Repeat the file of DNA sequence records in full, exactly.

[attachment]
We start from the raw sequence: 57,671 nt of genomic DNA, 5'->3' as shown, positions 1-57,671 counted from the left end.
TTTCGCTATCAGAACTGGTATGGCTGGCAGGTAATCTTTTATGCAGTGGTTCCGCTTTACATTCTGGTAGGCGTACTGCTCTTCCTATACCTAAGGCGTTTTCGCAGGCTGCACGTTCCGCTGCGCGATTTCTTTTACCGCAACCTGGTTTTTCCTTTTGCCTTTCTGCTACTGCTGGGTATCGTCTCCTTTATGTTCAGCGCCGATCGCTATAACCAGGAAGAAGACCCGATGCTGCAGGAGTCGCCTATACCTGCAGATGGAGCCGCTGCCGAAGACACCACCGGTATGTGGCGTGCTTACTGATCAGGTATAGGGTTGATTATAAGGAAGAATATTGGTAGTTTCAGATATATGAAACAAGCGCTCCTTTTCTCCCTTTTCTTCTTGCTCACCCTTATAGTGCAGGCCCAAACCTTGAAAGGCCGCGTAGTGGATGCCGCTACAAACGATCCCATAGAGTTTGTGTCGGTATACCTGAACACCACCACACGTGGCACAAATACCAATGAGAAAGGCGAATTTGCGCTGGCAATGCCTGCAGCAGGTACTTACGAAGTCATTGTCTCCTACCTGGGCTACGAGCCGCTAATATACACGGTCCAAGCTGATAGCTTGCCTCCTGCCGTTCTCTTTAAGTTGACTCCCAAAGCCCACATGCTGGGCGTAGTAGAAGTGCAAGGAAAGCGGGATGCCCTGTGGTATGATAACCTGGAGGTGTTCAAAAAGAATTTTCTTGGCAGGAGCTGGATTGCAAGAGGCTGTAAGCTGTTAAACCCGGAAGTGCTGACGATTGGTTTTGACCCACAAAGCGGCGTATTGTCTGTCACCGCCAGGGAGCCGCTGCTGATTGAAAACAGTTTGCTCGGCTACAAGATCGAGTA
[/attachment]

We start from the raw sequence: 57,671 nt of genomic DNA, 5'->3' as shown, positions 1-57,671 counted from the left end.
TTTCGCTATCAGAACTGGTATGGCTGGCAGGTAATCTTTTATGCAGTGGTTCCGCTTTACATTCTGGTAGGCGTACTGCTCTTCCTATACCTAAGGCGTTTTCGCAGGCTGCACGTTCCGCTGCGCGATTTCTTTTACCGCAACCTGGTTTTTCCTTTTGCCTTTCTGCTACTGCTGGGTATCGTCTCCTTTATGTTCAGCGCCGATCGCTATAACCAGGAAGAAGACCCGATGCTGCAGGAGTCGCCTATACCTGCAGATGGAGCCGCTGCCGAAGACACCACCGGTATGTGGCGTGCTTACTGATCAGGTATAGGGTTGATTATAAGGAAGAATATTGGTAGTTTCAGATATATGAAACAAGCGCTCCTTTTCTCCCTTTTCTTCTTGCTCACCCTTATAGTGCAGGCCCAAACCTTGAAAGGCCGCGTAGTGGATGCCGCTACAAACGATCCCATAGAGTTTGTGTCGGTATACCTGAACACCACCACACGTGGCACAAATACCAATGAGAAAGGCGAATTTGCGCTGGCAATGCCTGCAGCAGGTACTTACGAAGTCATTGTCTCCTACCTGGGCTACGAGCCGCTAATATACACGGTCCAAGCTGATAGCTTGCCTCCTGCCGTTCTCTTTAAGTTGACTCCCAAAGCCCACATGCTGGGCGTAGTAGAAGTGCAAGGAAAGCGGGATGCCCTGTGGTATGATAACCTGGAGGTGTTCAAAAAGAATTTTCTTGGCAGGAGCTGGATTGCAAGAGGCTGTAAGCTGTTAAACCCGGAAGTGCTGACGATTGGTTTTGACCCACAAAGCGGCGTATTGTCTGTCACCGCCAGGGAGCCGCTGCTGATTGAAAACAGTTTGCTCGGCTACAAGATCGAGTA